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My thoughts:  Jayne Ann Krantz is one of my favorite authors--a talented novelist who writes under several different names and in several genres.  This is slated as my next read, my last of 2016.  It's comforting to end the year with the newest work of an author who never disappoints me.
 
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From Goodreads:   When Charlotte Sawyer is unable to contact her step-sister, Jocelyn, to tell her that one her closest friends was found dead, she discovers that Jocelyn has vanished.

Beautiful, brilliant—and reckless—Jocelyn has gone off the grid before, but never like this. In a desperate effort to find her, Charlotte joins forces with Max Cutler, a struggling PI who recently moved to Seattle after his previous career as a criminal profiler went down in flames—literally. Burned out, divorced and almost broke, Max needs the job.

After surviving a near-fatal attack, Charlotte and Max turn to Jocelyn’s closest friends, women in a Seattle-based online investment club, for answers. But what they find is chilling…

When her uneasy alliance with Max turns into a full-blown affair, Charlotte has no choice but to trust him with her life. For the shadows of Jocelyn’s past are threatening to consume her—and anyone else who gets in their way...
 


This Friday Focus post was originally written and published by Catherine for bookclublibrarian.com.  It cannot be republished without attribution.  Retweeting and sharing on Google+ are appreciated. 

Tuesday, December 27, 2016

First Chapter ~ First Paragraph Intro and Review

It's Tuesday . . . time for . . .

                                                      

First Chapter ~ First Paragraph Tuesday Intros, hosted by Diane at Bibliophile by the Sea, is where bloggers post the first paragraph(s) of a book they are currently reading or planning to read sometime soon.  

Today I'm featuring a suspenseful new read from A.J. Banner.  Its release date is  today (12/27/16).

The Twilight Wife

My review follows the first chapter snippet below . . .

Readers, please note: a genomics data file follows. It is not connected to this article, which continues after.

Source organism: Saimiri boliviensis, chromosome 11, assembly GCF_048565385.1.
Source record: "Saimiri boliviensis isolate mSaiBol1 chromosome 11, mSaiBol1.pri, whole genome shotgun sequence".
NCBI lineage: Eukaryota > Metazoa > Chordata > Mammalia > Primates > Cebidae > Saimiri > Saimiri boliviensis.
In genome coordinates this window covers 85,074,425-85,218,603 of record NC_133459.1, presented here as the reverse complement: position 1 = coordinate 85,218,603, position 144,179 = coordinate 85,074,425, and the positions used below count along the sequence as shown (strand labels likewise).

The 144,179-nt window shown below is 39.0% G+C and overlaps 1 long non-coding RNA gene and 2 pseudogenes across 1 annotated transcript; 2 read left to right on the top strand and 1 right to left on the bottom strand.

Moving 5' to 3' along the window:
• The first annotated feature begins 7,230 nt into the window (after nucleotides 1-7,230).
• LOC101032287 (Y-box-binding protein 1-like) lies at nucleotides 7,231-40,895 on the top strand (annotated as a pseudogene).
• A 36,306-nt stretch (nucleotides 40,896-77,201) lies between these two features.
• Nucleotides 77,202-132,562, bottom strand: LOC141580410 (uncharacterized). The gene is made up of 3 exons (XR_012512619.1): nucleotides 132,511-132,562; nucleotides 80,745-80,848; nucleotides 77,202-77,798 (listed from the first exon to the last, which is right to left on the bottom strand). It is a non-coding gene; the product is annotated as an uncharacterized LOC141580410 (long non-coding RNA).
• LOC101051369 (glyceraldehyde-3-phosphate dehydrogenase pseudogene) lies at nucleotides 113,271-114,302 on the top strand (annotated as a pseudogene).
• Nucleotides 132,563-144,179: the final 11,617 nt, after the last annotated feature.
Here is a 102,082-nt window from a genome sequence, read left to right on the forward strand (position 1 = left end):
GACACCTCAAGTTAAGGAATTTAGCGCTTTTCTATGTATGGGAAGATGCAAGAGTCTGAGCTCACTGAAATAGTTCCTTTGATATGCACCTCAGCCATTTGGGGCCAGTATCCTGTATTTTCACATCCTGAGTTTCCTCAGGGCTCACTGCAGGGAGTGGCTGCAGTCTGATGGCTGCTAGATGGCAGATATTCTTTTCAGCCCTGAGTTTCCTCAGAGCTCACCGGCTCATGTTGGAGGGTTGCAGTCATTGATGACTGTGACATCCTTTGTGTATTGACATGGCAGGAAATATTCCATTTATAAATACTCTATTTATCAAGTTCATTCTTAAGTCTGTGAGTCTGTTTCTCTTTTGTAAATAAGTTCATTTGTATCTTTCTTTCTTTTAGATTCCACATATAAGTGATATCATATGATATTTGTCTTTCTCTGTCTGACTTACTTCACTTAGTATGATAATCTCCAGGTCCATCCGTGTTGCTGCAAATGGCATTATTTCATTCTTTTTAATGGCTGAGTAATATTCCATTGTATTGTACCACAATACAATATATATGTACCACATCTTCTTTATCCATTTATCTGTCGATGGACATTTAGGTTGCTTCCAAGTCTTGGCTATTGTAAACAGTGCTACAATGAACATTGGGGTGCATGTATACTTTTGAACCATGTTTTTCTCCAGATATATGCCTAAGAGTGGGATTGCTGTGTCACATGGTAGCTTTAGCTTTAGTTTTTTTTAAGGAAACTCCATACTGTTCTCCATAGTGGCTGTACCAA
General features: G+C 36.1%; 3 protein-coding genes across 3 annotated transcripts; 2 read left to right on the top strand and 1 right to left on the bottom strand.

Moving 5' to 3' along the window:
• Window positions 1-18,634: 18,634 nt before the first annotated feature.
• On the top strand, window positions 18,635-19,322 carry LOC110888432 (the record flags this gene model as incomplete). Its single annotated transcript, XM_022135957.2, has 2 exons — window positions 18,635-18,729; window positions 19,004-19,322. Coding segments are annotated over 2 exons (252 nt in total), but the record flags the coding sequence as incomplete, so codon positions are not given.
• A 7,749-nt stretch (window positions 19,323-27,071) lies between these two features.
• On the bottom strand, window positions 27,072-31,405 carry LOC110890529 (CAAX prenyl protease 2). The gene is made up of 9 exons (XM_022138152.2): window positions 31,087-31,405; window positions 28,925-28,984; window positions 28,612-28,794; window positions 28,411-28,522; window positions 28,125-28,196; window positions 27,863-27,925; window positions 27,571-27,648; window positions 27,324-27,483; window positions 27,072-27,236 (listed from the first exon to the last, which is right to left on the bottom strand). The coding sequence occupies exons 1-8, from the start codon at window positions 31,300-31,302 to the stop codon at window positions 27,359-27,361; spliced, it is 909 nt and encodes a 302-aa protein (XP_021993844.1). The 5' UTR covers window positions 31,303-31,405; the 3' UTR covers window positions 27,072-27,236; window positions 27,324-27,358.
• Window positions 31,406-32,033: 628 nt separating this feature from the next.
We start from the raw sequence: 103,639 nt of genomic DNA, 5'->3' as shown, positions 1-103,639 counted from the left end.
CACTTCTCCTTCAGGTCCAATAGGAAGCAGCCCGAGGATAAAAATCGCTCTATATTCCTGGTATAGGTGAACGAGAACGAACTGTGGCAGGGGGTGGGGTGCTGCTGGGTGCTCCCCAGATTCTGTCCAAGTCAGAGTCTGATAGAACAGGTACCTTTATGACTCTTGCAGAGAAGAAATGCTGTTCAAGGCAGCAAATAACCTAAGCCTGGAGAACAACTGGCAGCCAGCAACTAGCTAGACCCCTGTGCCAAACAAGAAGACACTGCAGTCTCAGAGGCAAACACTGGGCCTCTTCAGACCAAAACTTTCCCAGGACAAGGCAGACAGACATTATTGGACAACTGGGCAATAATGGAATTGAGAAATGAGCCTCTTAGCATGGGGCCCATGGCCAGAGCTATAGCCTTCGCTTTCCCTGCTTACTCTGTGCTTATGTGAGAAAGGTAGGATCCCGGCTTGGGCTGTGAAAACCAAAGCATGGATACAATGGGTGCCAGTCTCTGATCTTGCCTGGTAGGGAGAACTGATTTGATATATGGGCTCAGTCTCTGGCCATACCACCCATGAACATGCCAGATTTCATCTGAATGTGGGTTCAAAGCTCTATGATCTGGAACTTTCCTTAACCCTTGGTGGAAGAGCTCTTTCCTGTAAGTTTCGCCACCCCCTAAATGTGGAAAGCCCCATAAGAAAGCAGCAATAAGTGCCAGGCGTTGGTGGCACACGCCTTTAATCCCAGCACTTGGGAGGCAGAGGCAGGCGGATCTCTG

CHAPTER ONE

This morning, I know the scientific term fro the vermilion star, Mediaster aequalis, but I have trouble remembering my name.  I reach into the icy water to touch the sea star's bumpy exoskeleton, and I feel like a child full of fascination, not a thirty-four-year-old marine biologist recovering from a head injury.  They say I taught freshman classes at Seattle University, but I have no memory of those days.  I wonder about the moments I've lost, the people I loved.  We surely must have laughed together, lifted our glasses to celebrate weddings, birthdays, anniversaries.  I used to have a life.  But now I have only this island, the husband who stays by my side, and a peculiar recurring dream.

What do you think?  Would you continue reading?
The introductory paragraph draws the reader in, providing a good amount of information about the narrator and her situation.


My Review . . .
Over the past few years, psychological suspense stories with unreliable narrators, questionable characters, and complicated marriages have taken the fiction world by storm.  A new entry to the genre is The Twilight Wife, the latest novel by A.J. Banner, author of The Good Neighbor. 

In The Twilight Wife, Kyra, a young marine biologist suffering from a complex form of amnesia caused by a diving accident, has come to remote Mystic Island in the Pacific Northwest with her husband Jacob in the hopes of regaining her memory.  She cannot recall the last four years—the entire time of her relationship with Jacob—and is dependent on him to fill in the blanks.   At first, Jacob is patient and caring; yet, as her recovery progresses, Kyra’s flashbacks and recurring dreams cause her to doubt the information Jacob has shared about their past and her accident, triggering questions about their relationship and Jacob’s disingenuousness.  Can Kyra trust him?  Can she accurately piece together her memory and move forward with her life? Who can she turn to for answers and help?